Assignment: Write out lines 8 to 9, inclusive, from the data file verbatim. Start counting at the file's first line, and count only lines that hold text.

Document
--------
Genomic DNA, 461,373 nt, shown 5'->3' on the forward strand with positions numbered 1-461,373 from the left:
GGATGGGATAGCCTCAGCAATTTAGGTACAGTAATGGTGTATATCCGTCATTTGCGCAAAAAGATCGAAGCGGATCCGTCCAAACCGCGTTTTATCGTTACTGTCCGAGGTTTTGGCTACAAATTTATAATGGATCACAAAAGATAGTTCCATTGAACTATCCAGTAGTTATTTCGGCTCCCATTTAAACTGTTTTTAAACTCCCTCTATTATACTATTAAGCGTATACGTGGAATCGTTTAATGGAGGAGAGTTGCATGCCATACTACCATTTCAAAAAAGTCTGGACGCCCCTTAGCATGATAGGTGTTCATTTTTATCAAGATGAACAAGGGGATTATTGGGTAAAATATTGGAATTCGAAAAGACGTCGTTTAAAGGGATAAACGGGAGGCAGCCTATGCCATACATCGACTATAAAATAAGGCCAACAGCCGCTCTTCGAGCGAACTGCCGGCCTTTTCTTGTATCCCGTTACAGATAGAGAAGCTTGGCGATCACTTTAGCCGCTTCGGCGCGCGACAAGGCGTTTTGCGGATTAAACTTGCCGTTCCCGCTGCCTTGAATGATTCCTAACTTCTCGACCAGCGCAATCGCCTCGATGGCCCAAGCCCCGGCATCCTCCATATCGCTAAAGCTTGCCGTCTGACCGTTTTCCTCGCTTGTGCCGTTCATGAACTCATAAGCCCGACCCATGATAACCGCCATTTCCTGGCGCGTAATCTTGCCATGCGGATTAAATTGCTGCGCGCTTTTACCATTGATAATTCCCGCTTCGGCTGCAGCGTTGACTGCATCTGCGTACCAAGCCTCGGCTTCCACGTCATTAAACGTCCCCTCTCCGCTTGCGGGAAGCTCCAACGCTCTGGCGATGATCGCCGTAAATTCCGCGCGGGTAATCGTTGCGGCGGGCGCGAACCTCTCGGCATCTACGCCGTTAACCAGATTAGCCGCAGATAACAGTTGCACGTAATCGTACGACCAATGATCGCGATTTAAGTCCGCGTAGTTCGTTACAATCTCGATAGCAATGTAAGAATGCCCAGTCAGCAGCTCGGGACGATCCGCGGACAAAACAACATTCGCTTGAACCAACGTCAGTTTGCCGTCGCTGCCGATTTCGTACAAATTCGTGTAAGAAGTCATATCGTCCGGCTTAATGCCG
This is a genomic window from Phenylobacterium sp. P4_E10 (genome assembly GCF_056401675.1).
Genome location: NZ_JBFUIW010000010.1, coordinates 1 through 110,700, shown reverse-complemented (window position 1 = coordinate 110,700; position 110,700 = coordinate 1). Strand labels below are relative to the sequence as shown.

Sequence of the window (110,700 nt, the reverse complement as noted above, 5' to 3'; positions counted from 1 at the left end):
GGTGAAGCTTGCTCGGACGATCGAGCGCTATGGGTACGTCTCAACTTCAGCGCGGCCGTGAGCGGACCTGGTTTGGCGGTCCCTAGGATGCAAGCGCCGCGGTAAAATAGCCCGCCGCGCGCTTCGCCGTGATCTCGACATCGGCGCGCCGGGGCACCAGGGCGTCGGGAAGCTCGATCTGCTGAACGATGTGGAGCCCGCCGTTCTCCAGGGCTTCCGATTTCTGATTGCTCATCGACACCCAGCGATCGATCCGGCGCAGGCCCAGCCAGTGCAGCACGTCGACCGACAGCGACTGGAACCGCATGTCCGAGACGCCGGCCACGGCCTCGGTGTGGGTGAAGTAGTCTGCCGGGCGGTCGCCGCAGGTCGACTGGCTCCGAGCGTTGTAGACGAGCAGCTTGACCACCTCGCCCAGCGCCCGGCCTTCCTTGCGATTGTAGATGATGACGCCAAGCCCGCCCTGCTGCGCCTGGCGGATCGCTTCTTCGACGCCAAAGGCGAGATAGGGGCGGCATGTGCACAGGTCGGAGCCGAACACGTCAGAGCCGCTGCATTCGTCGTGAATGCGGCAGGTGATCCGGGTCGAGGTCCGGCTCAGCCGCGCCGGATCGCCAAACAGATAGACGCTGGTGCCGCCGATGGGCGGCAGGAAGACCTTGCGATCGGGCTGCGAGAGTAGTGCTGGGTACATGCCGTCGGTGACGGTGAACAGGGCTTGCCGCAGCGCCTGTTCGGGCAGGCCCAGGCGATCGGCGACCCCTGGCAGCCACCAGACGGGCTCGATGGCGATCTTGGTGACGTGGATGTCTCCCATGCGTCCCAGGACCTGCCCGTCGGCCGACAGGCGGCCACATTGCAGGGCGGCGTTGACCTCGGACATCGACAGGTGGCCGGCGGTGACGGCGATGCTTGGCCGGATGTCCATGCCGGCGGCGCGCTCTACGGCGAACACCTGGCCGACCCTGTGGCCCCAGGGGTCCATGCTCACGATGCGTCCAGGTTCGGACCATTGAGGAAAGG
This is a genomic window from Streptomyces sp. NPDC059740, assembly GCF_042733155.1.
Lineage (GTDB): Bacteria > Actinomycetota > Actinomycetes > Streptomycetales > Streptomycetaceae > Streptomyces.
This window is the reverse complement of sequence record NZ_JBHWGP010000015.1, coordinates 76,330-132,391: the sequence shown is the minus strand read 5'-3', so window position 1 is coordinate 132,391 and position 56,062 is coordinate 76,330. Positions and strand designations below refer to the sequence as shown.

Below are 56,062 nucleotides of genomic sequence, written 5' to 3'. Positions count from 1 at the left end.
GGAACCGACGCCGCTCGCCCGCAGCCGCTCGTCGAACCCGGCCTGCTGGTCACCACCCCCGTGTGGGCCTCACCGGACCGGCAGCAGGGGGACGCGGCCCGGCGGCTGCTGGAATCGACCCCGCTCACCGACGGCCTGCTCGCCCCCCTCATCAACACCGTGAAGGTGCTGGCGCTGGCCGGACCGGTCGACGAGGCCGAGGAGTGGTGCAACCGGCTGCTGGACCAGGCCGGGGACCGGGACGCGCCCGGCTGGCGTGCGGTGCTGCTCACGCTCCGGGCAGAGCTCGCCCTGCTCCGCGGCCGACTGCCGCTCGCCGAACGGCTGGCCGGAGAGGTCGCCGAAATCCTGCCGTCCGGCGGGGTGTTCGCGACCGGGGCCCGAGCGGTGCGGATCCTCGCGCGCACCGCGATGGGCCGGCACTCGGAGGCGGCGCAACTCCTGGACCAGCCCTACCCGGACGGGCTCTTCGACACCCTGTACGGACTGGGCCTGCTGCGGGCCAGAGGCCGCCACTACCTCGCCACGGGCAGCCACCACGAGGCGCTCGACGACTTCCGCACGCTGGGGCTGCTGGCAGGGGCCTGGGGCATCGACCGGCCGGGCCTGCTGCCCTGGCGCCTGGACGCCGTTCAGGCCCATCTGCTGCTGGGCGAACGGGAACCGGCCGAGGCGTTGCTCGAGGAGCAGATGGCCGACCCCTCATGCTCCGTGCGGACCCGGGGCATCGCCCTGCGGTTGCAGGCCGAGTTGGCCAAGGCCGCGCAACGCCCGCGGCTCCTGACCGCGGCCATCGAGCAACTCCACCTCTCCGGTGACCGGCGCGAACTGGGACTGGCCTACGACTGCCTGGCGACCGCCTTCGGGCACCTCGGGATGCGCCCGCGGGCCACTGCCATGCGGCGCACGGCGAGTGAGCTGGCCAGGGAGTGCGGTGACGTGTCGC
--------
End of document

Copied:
Lineage (GTDB): Bacteria > Actinomycetota > Actinomycetes > Streptomycetales > Streptomycetaceae > Streptomyces.
This window is the reverse complement of sequence record NZ_JBHWGP010000015.1, coordinates 76,330-132,391: the sequence shown is the minus strand read 5'-3', so window position 1 is coordinate 132,391 and position 56,062 is coordinate 76,330. Positions and strand designations below refer to the sequence as shown.